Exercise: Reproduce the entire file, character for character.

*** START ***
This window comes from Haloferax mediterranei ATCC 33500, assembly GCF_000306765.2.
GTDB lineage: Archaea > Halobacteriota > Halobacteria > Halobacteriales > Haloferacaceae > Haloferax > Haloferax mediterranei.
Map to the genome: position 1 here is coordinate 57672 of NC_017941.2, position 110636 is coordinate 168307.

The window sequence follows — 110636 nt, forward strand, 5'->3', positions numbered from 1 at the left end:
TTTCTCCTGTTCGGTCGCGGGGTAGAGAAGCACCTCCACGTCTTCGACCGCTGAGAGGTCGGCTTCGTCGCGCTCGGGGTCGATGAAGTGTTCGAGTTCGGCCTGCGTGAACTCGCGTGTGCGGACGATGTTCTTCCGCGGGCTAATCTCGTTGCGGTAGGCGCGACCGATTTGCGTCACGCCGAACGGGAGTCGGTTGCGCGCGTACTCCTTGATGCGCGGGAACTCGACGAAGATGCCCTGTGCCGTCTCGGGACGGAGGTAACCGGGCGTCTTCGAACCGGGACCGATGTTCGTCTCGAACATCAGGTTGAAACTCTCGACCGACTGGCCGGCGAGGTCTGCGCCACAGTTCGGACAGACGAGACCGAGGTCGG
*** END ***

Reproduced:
This window comes from Haloferax mediterranei ATCC 33500, assembly GCF_000306765.2.
GTDB lineage: Archaea > Halobacteriota > Halobacteria > Halobacteriales > Haloferacaceae > Haloferax > Haloferax mediterranei.
Map to the genome: position 1 here is coordinate 57672 of NC_017941.2, position 110636 is coordinate 168307.

The window sequence follows — 110636 nt, forward strand, 5'->3', positions numbered from 1 at the left end:
TTTCTCCTGTTCGGTCGCGGGGTAGAGAAGCACCTCCACGTCTTCGACCGCTGAGAGGTCGGCTTCGTCGCGCTCGGGGTCGATGAAGTGTTCGAGTTCGGCCTGCGTGAACTCGCGTGTGCGGACGATGTTCTTCCGCGGGCTAATCTCGTTGCGGTAGGCGCGACCGATTTGCGTCACGCCGAACGGGAGTCGGTTGCGCGCGTACTCCTTGATGCGCGGGAACTCGACGAAGATGCCCTGTGCCGTCTCGGGACGGAGGTAACCGGGCGTCTTCGAACCGGGACCGATGTTCGTCTCGAACATCAGGTTGAAACTCTCGACCGACTGGCCGGCGAGGTCTGCGCCACAGTTCGGACAGACGAGACCGAGGTCGG